24 Dr. Yuan-Chieh Chang24 Nature of respondents Types of academic scientists (N) Number of Patent Grant (Mean) Number of License (Mean) Equity number of Spin-off * (Mean, NT$) Professor (135) 557 (1.38) 178 (0.44) 305,000 (753.09) Associate professor (67) 205 (1.02) 46 (0.23) 8,000 (39.80) Assistant professor (22) 38 (0.58) 2 (0.03) 0 (0) Instructor (3) 2 (0.22) 0 (0) 0 (0) Others (2) 5 (0.83) 1 (0.17) 0 (0) Total (229) 807 (1.17) 227 (0.33) 313,000 (455.60)

25 Dr. Yuan-Chieh Chang25 ItemsPatent grant Institutional legitimacy IPR office subsidy0.197**(0.140) Organizational resources Patenting incentive0.138*(0.092) Patenting subsidy0.048(0.070) IPR evaluation committee0.098*(0.092) IPR agent0.060(0.151) Networking resources Academic research links0.173**(0.088) Personal resources IPR training and education0.101*(0.152) LR χ249.53** Log-likelihood Pseudo R Findings

26 Dr. Yuan-Chieh Chang26 ItemsLicense number Λ Patent grant 0.256**(0.719) Institutional legitimacy License income distribution (0.256) U-I cooperative project subsidy0.158*(0.266) Organizational resources Licensing incentive0.009(0.210) Networking resources Industrial collaborative research0.257**(0.204) Industrial contract research0.346***(0.191) Personal resources Technology transfer experience0.410***(0.046) LR χ ** Log-likelihood Pseudo R

27 ItemsSpin-off equity number Λ Patent grant0.290*(2.081) Λ License0.313**(0.833) Institutional legitimacy Industrial temporary transfer0.137(0.432) Organizational resources Campus entrepreneurial fund0.388*(0.357) Incubator facility (0.567) Networking resources Manufacturer links0.106(0.472) Venture capitalist links0.177(0.693) Personal resources Pro-activeness0.314**(0.593) Risk taking0.222*(0.607) Work satisfactory-0.136(0.855) Time availability0.455**(0.533) LR χ254.13** Log-likelihood Pseudo R

28 Dr. Yuan-Chieh Chang28 ItemDescriptionResult Hypo. 1aInstitutional & PatentingSupported Hypo. 1bInstitutional & LicensingSupported Hypo. 1cInstitutional & Spin-off EquityReject Hypo. 2aOrg. resource & PatentingSupported Hypo. 2bOrg. resource & LicensingReject Hypo. 2cOrg. resource & Spin-off EquitySupported Hypo. 3aNetwork res. & PatentingSupported Hypo. 3bNetwork res. & LicensingSupported Hypo. 3cNetwork res. & Spin-off EquityReject Hypo. 4aPersonal res. & PatentingSupported Hypo. 4bPersonal res. & LicensingSupported Hypo. 4cPersonal res. & Spin-off EquitySupported

29 Dr. Yuan-Chieh Chang29 Take-away points for patenting IPR infrastructure –Most inventors tend to rely on the assistance of the IPR offices to file patent application. Org ’ al resources: –The organizational incentive programs might not be necessary foster performance of academic patenting. Network resource: –Strong research lab teamwork in terms of information collecting and brainstorming substantially enlarges the robustness of the research discoveries (Timmons, 1999). Prior experiences: –IPR training and education reflects the willingness and capability of a researcher to realize their research potentials.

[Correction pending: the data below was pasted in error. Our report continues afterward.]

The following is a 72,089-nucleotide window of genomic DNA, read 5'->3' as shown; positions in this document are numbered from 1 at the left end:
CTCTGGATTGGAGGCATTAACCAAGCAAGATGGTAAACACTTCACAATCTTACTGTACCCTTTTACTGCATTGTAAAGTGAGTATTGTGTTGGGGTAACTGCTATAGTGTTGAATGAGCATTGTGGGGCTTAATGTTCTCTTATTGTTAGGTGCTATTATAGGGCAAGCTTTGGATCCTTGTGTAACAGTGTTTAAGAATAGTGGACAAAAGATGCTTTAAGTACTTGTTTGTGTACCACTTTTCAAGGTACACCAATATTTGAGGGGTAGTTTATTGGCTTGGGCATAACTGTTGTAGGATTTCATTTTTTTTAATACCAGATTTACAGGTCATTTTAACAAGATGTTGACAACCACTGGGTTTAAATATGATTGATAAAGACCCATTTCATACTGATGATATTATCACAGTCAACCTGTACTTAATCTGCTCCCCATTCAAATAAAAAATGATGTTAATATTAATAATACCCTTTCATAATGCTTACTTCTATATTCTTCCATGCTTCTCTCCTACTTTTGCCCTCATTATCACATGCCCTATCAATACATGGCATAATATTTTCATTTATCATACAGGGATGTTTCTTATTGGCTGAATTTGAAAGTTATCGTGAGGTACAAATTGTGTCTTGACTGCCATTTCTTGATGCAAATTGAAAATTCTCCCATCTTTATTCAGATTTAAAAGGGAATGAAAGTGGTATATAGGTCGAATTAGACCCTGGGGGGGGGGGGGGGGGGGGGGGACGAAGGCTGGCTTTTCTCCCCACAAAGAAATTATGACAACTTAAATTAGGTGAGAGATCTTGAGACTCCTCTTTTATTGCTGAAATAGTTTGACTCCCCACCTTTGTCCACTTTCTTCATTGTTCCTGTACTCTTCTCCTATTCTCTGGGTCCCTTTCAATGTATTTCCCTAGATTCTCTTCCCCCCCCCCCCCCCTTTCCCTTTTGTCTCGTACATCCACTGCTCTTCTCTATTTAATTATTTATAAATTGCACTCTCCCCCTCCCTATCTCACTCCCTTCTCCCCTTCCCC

30 Dr. Yuan-Chieh Chang30 Institutional factors: –The higher share (e.g., 80%) of licensing income distributed to the academic inventors and U-I cooperative project subsidy fosters academic licensing performance Network resources: –Industry-academia research links lead academic research results to be closer to industrial needs (Jensen et al., 2003; Zucker et al., 1998). Personal resources: –The transfer experience decreases transaction costs and makes exchange mechanisms to transfer university knowledge possible. Take-away points for licensing

31 Dr. Yuan-Chieh Chang31 Institutional factors –Entrepreneurial fund and incubator facility were suggested as the important impetus in fostering equity participation of academic spin-off (Di Gregorio & Shane, 2003). Personal resources –pro-activeness and risk-taking were significant in fostering equity participation of academic spin-off (Shane & Venkataraman, 2000) –Time availability for academic researchers was suggested as one of the determinants Take-away points for spin-offs

32 Dr. Yuan-Chieh Chang32 Thank you for your attention! Dr. Yuan-Chieh Chang